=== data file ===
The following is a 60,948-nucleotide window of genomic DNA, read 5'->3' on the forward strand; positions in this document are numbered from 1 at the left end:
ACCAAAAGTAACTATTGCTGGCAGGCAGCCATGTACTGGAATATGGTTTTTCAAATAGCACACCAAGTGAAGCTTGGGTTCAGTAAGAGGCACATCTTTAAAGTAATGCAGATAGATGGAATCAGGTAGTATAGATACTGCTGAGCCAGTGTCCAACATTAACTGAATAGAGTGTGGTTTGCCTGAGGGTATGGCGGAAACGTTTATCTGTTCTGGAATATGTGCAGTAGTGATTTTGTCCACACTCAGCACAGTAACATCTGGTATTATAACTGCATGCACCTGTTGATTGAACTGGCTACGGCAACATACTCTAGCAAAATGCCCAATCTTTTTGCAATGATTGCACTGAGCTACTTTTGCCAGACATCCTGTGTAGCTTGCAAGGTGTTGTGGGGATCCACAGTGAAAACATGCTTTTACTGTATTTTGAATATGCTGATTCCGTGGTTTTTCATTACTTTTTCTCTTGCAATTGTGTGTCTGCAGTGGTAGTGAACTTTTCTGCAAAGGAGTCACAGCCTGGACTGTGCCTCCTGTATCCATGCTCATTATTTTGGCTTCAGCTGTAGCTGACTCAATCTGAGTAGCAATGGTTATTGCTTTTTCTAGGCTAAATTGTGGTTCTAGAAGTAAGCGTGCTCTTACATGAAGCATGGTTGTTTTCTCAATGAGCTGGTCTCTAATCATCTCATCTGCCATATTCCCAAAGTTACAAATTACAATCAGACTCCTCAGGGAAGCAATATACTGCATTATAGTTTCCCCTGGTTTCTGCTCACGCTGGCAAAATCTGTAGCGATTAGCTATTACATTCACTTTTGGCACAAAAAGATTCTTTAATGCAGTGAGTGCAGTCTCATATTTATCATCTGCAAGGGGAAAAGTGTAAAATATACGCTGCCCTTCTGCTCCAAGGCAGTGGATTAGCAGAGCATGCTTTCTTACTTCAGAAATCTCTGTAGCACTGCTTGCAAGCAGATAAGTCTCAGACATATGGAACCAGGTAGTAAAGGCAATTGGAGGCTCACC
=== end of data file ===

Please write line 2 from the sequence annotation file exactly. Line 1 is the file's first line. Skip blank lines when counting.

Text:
ACCAAAAGTAACTATTGCTGGCAGGCAGCCATGTACTGGAATATGGTTTTTCAAATAGCACACCAAGTGAAGCTTGGGTTCAGTAAGAGGCACATCTTTAAAGTAATGCAGATAGATGGAATCAGGTAGTATAGATACTGCTGAGCCAGTGTCCAACATTAACTGAATAGAGTGTGGTTTGCCTGAGGGTATGGCGGAAACGTTTATCTGTTCTGGAATATGTGCAGTAGTGATTTTGTCCACACTCAGCACAGTAACATCTGGTATTATAACTGCATGCACCTGTTGATTGAACTGGCTACGGCAACATACTCTAGCAAAATGCCCAATCTTTTTGCAATGATTGCACTGAGCTACTTTTGCCAGACATCCTGTGTAGCTTGCAAGGTGTTGTGGGGATCCACAGTGAAAACATGCTTTTACTGTATTTTGAATATGCTGATTCCGTGGTTTTTCATTACTTTTTCTCTTGCAATTGTGTGTCTGCAGTGGTAGTGAACTTTTCTGCAAAGGAGTCACAGCCTGGACTGTGCCTCCTGTATCCATGCTCATTATTTTGGCTTCAGCTGTAGCTGACTCAATCTGAGTAGCAATGGTTATTGCTTTTTCTAGGCTAAATTGTGGTTCTAGAAGTAAGCGTGCTCTTACATGAAGCATGGTTGTTTTCTCAATGAGCTGGTCTCTAATCATCTCATCTGCCATATTCCCAAAGTTACAAATTACAATCAGACTCCTCAGGGAAGCAATATACTGCATTATAGTTTCCCCTGGTTTCTGCTCACGCTGGCAAAATCTGTAGCGATTAGCTATTACATTCACTTTTGGCACAAAAAGATTCTTTAATGCAGTGAGTGCAGTCTCATATTTATCATCTGCAAGGGGAAAAGTGTAAAATATACGCTGCCCTTCTGCTCCAAGGCAGTGGATTAGCAGAGCATGCTTTCTTACTTCAGAAATCTCTGTAGCACTGCTTGCAAGCAGATAAGTCTCAGACATATGGAACCAGGTAGTAAAGGCAATTGGAGGCTCACC